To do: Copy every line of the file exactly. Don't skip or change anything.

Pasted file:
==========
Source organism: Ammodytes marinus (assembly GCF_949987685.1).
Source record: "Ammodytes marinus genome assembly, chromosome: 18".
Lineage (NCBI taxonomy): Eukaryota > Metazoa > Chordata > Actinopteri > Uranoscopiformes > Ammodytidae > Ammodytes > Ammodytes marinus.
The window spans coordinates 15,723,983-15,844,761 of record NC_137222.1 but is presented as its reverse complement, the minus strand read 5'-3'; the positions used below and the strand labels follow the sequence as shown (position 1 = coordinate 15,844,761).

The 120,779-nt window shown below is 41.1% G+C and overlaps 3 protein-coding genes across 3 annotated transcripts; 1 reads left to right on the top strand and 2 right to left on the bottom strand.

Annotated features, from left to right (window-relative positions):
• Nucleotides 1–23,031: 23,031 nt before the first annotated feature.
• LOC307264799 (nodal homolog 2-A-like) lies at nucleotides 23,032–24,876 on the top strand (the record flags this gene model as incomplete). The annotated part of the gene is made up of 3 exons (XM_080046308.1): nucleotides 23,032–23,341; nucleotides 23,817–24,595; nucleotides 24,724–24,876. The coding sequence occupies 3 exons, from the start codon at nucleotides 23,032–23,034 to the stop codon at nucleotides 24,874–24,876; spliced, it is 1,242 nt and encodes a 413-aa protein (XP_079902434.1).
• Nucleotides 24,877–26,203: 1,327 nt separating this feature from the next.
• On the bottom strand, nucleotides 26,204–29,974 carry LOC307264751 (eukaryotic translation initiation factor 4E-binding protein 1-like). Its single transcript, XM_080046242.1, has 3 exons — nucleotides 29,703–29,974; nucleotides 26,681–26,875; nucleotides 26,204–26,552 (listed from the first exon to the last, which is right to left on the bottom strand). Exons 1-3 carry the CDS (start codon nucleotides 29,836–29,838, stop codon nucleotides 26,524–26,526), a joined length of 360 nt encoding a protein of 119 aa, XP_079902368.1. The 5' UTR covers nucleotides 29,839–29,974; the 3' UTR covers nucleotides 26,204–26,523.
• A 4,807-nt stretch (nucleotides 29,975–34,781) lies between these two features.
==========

Source organism: Ammodytes marinus (assembly GCF_949987685.1).
Source record: "Ammodytes marinus genome assembly, chromosome: 18".
Lineage (NCBI taxonomy): Eukaryota > Metazoa > Chordata > Actinopteri > Uranoscopiformes > Ammodytidae > Ammodytes > Ammodytes marinus.
The window spans coordinates 15,723,983-15,844,761 of record NC_137222.1 but is presented as its reverse complement, the minus strand read 5'-3'; the positions used below and the strand labels follow the sequence as shown (position 1 = coordinate 15,844,761).

The 120,779-nt window shown below is 41.1% G+C and overlaps 3 protein-coding genes across 3 annotated transcripts; 1 reads left to right on the top strand and 2 right to left on the bottom strand.

Annotated features, from left to right (window-relative positions):
• Nucleotides 1–23,031: 23,031 nt before the first annotated feature.
• LOC307264799 (nodal homolog 2-A-like) lies at nucleotides 23,032–24,876 on the top strand (the record flags this gene model as incomplete). The annotated part of the gene is made up of 3 exons (XM_080046308.1): nucleotides 23,032–23,341; nucleotides 23,817–24,595; nucleotides 24,724–24,876. The coding sequence occupies 3 exons, from the start codon at nucleotides 23,032–23,034 to the stop codon at nucleotides 24,874–24,876; spliced, it is 1,242 nt and encodes a 413-aa protein (XP_079902434.1).
• Nucleotides 24,877–26,203: 1,327 nt separating this feature from the next.
• On the bottom strand, nucleotides 26,204–29,974 carry LOC307264751 (eukaryotic translation initiation factor 4E-binding protein 1-like). Its single transcript, XM_080046242.1, has 3 exons — nucleotides 29,703–29,974; nucleotides 26,681–26,875; nucleotides 26,204–26,552 (listed from the first exon to the last, which is right to left on the bottom strand). Exons 1-3 carry the CDS (start codon nucleotides 29,836–29,838, stop codon nucleotides 26,524–26,526), a joined length of 360 nt encoding a protein of 119 aa, XP_079902368.1. The 5' UTR covers nucleotides 29,839–29,974; the 3' UTR covers nucleotides 26,204–26,523.
• A 4,807-nt stretch (nucleotides 29,975–34,781) lies between these two features.